went tomorrow morning for an election.

But that's not going to happen, the country needs to get used to such dispensation, will he give members of the opposition jobs in his

administration, in the name of creating a new Democratic Zimbabwe.

But my guess is, Hala, that we are going to see more of the same, but in terms of the ZANU-PF being in control of the government, they are the most

powerful party in the country, and they have the support of the army and the police.

And indeed, they still have the numbers in terms of people turning up, which is what the opposition have to do. They have to try to unite.

They're so fractured to take him on. And it will be very interesting when he gives another speech and we will see exactly what he intends to do with

this nation.

GORANI: All right. We'll see how long the dancing in the streets continue and the celebrations continue. Farai Sevenzo live in Harare, thanks very

much.

[15:15:11] Speaking of political returns, dancing in the streets of London as well. We'll go to Beirut to learn why supporters of Saad Hariri credit

him with averting an all-out national crisis. We're live in the Lebanese capital.

(COMMERCIAL BREAK)

GORANI: Uncertainty over Brexit is putting a banner in the works of the British economy and that became all too clear when the British finance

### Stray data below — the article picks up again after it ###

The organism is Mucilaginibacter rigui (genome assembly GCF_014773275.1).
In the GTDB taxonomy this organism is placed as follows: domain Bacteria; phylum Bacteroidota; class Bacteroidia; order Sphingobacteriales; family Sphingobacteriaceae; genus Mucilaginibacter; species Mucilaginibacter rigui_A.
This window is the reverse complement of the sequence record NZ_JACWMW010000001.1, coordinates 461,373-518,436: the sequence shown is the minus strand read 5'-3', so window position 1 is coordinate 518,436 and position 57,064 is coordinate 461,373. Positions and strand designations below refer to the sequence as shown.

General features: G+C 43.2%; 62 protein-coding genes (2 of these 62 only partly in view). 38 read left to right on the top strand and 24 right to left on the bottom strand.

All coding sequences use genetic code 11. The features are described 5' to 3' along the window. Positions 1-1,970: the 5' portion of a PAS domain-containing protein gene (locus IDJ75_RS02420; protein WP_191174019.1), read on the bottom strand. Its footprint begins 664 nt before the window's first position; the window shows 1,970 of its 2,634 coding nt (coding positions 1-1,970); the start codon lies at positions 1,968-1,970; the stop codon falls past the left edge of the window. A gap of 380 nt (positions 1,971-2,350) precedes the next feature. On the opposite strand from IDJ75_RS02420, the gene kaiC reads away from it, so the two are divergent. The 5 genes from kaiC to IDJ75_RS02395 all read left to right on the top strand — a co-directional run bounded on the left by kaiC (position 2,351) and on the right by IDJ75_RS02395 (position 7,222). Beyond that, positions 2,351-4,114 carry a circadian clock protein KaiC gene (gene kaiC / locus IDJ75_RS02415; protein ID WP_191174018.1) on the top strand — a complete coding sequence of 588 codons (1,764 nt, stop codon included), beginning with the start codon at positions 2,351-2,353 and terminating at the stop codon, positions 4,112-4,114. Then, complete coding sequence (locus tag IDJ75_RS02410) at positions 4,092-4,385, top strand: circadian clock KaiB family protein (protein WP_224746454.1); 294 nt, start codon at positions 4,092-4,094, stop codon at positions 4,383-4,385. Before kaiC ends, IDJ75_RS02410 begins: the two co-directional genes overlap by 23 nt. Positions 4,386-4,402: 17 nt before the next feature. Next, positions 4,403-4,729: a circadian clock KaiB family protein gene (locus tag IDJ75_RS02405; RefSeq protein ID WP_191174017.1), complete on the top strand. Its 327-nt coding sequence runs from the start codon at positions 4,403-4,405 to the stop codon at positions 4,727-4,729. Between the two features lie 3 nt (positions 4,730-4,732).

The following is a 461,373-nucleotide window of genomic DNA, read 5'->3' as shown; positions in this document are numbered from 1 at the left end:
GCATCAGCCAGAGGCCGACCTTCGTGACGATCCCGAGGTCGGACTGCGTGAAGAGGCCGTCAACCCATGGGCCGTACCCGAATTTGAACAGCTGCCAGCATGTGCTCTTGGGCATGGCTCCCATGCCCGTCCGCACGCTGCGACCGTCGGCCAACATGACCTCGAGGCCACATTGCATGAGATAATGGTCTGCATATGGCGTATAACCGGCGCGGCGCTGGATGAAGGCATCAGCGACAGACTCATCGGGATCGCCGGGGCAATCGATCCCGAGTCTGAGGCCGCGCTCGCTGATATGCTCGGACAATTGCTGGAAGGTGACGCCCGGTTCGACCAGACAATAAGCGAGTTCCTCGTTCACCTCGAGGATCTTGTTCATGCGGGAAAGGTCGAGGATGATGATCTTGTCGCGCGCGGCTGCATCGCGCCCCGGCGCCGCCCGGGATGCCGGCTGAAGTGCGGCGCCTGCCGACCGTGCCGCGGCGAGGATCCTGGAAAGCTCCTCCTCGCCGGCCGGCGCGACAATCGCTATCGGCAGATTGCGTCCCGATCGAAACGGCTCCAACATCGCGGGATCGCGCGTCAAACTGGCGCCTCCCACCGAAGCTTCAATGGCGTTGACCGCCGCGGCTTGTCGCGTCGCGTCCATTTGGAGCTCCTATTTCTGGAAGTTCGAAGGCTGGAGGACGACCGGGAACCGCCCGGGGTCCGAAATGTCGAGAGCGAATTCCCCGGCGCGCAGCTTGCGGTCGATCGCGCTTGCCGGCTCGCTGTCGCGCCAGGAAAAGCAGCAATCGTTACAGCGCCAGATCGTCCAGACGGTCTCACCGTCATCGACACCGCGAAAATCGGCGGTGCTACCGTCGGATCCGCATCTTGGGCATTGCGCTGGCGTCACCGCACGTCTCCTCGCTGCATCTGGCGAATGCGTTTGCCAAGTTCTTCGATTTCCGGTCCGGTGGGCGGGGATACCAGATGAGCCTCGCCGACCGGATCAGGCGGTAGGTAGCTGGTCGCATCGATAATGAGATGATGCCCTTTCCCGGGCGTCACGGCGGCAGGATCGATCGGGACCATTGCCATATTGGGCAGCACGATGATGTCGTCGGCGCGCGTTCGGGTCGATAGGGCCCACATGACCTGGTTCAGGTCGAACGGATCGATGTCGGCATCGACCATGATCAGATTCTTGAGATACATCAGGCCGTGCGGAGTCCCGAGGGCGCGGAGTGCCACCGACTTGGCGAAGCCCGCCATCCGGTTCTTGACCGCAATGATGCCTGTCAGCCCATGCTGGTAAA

minister, Philip Hammond, known here as the Chancellor of the Exchequer announced a new U.K. budget today.

Hammond said he's setting aside an extra $4 billion over the next two years for Brexit related costs. He also presented new independent forecast that

slash growth until the end of the decade. Despite all of that, Hammond was trying as hard as he could to be optimistic, even cracking a joke or two.

(BEGIN VIDEO CLIP)

PHILIP HAMMOND, BRITISH FINANCE MINISTER: I did take the precaution of asking my right honorable friend to bring a packet of Cough Sweets just in

case. I shall first report to the House on the economic forecasts of the independent OBR. This is the bit with the long economic words in it.

There is perhaps no technology as symbolic of the revolution gathering pace around us as drivalist vehicles. I know that Jeremy Clarkson doesn't like

them, sorry, Jeremy, but definitely not the first time you have been snubbed by Hammond (inaudible). Don't tell anyone say I don't know how to

show the nation a good time.

(END VIDEO CLIP)

GORANI: Those cough drops were obviously a reference to a coughing fit that Theresa May, the prime minister had at the Tory Party conference.

Earlier I spoke to a former conservative cabinet minister, Nicky Morgan. She was a key campaigner for Britain staying in the European Union. I